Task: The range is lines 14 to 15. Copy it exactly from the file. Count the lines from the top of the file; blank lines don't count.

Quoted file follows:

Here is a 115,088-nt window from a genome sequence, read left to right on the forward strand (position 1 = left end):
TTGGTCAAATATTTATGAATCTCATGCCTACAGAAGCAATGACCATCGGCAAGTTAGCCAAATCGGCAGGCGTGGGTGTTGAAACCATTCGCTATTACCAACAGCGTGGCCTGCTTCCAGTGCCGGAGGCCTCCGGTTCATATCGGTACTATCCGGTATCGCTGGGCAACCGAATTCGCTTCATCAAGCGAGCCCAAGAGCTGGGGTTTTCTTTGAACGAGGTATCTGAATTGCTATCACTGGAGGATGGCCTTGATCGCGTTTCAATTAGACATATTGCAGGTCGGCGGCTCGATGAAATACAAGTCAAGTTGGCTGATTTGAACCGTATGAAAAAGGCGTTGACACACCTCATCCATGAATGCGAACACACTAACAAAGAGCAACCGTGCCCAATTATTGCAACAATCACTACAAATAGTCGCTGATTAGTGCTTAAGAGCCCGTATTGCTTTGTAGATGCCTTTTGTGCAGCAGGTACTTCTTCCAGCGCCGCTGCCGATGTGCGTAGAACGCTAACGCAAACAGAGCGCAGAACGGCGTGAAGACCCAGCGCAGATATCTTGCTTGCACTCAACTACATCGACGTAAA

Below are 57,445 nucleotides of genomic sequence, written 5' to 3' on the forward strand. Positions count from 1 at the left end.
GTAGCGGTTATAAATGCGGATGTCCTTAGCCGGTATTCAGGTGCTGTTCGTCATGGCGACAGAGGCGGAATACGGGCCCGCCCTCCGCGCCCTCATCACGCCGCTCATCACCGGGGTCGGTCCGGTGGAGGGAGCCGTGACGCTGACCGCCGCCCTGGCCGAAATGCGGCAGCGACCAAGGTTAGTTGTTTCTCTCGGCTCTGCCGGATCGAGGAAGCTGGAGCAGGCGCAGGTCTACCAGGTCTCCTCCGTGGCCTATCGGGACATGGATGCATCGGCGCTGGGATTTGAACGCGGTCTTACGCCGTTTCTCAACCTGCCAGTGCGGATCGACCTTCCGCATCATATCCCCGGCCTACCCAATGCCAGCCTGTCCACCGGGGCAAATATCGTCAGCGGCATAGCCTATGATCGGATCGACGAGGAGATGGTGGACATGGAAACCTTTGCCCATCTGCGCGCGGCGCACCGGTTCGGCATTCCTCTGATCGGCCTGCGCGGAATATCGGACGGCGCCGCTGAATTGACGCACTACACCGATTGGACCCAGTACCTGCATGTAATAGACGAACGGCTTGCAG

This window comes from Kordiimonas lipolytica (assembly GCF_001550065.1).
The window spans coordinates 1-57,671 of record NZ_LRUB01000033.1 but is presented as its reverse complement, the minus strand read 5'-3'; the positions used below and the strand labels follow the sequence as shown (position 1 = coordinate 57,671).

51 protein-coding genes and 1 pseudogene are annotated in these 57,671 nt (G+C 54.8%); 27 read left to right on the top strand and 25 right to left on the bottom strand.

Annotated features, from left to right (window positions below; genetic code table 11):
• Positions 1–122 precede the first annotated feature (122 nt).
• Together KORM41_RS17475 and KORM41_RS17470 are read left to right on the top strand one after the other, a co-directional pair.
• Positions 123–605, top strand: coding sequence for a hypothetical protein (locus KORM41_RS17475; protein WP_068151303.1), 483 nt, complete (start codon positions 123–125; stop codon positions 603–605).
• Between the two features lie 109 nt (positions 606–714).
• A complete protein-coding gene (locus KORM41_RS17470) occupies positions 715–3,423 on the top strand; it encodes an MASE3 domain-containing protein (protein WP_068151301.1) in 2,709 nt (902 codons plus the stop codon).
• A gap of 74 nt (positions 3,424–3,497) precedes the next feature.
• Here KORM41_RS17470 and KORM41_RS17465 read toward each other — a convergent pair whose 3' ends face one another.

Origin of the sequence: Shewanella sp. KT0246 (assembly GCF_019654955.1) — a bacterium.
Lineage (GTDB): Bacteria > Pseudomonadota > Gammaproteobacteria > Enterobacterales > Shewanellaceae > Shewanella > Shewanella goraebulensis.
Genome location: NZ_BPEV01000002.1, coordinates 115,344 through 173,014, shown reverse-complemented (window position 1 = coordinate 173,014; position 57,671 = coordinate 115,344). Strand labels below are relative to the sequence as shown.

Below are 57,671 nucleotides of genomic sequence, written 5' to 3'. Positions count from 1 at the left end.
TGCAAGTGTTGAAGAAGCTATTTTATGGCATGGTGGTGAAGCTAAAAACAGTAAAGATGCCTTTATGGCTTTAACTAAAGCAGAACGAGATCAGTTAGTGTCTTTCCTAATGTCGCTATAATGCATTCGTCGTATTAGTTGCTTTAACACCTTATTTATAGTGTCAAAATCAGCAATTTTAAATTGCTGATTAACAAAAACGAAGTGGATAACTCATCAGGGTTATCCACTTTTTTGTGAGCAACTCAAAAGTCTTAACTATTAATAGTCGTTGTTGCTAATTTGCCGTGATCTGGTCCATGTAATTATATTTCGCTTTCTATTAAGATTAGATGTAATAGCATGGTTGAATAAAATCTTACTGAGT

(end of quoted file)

• A gap of 74 nt (positions 3,424–3,497) precedes the next feature.
• Here KORM41_RS17470 and KORM41_RS17465 read toward each other — a convergent pair whose 3' ends face one another.